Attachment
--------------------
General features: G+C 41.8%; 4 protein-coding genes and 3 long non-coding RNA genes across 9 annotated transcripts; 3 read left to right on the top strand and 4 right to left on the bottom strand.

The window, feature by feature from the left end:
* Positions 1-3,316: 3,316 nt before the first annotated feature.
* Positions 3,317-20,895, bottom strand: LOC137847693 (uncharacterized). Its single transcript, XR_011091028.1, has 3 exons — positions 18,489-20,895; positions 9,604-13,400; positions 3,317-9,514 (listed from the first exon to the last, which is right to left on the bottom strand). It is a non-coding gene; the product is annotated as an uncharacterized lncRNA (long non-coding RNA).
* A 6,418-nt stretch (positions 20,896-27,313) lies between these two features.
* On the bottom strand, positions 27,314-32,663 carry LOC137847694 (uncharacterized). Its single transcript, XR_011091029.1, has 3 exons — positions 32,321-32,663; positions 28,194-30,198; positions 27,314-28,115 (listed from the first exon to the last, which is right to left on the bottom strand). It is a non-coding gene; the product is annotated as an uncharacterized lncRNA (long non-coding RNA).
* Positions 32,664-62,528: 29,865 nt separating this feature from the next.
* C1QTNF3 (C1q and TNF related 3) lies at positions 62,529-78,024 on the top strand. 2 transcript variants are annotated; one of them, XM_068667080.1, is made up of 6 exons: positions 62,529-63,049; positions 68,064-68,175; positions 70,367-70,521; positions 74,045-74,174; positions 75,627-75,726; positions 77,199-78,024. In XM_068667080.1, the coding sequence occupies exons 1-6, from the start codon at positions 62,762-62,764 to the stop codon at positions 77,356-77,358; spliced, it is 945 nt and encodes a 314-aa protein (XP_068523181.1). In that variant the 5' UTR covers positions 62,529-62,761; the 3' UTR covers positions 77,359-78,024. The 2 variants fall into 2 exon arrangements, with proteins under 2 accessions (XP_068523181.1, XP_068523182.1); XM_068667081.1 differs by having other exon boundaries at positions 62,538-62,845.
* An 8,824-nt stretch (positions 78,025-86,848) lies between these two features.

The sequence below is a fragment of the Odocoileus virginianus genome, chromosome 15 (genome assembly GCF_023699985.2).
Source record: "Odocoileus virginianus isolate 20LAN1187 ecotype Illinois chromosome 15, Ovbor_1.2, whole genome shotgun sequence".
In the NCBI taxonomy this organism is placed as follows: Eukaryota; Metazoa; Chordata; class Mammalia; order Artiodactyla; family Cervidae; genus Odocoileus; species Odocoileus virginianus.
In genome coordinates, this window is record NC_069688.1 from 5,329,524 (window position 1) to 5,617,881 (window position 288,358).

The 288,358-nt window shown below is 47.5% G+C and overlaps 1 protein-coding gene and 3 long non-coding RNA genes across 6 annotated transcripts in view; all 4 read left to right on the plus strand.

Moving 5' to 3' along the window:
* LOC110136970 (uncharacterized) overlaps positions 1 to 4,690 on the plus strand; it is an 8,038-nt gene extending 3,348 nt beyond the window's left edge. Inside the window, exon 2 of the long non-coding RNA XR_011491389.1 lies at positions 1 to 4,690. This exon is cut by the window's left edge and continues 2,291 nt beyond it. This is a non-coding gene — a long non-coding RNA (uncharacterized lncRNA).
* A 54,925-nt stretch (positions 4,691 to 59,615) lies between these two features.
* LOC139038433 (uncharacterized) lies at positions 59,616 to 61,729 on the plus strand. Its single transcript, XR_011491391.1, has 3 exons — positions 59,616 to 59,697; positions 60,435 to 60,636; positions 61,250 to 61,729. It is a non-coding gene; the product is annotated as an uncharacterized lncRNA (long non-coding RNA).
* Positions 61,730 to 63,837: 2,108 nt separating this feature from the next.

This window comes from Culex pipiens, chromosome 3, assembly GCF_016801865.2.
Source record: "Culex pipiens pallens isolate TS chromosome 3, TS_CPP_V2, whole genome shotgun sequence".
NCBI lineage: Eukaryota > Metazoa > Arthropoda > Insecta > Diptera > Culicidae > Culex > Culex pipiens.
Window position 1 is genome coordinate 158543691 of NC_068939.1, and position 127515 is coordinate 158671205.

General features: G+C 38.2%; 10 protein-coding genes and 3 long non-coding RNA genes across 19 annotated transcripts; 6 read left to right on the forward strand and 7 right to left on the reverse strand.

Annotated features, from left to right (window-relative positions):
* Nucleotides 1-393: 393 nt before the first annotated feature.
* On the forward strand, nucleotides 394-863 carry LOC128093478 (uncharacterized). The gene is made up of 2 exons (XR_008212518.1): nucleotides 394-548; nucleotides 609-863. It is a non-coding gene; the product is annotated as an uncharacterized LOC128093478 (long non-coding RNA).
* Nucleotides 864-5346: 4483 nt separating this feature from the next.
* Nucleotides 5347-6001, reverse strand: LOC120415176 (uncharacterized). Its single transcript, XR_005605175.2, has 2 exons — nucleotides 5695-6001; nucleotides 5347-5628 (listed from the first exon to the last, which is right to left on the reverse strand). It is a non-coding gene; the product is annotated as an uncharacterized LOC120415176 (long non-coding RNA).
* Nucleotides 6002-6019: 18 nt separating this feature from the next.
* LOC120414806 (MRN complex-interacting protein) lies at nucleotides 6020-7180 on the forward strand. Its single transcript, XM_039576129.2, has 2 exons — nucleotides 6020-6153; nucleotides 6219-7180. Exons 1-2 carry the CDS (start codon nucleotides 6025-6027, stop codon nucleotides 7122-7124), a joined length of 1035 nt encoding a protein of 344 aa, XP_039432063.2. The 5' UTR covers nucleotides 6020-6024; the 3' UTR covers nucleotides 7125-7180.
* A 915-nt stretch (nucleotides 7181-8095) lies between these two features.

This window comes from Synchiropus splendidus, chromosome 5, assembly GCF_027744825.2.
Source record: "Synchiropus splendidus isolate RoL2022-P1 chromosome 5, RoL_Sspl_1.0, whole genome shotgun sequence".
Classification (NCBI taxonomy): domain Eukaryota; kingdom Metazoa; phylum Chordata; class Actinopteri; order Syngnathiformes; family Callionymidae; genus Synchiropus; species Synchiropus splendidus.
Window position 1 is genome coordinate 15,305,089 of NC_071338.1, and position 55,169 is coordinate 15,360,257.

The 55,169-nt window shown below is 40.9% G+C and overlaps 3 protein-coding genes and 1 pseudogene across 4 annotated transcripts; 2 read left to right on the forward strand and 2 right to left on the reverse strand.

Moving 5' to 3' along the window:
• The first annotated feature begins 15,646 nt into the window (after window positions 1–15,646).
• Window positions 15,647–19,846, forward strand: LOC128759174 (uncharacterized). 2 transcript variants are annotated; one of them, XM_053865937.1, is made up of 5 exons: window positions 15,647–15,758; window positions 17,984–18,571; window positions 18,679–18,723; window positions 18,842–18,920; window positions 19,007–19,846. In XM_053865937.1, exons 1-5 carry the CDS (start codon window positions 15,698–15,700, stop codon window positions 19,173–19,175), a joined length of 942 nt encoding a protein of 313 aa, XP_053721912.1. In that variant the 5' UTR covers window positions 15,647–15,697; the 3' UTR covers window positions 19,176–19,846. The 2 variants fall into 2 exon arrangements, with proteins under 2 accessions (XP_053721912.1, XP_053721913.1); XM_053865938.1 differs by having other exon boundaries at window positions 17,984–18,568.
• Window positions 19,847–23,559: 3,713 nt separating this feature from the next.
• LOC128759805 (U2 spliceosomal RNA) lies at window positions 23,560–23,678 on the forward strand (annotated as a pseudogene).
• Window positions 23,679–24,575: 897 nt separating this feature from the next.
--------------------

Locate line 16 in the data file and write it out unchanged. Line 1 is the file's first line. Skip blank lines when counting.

* LOC110136970 (uncharacterized) overlaps positions 1 to 4,690 on the plus strand; it is an 8,038-nt gene extending 3,348 nt beyond the window's left edge. Inside the window, exon 2 of the long non-coding RNA XR_011491389.1 lies at positions 1 to 4,690. This exon is cut by the window's left edge and continues 2,291 nt beyond it. This is a non-coding gene — a long non-coding RNA (uncharacterized lncRNA).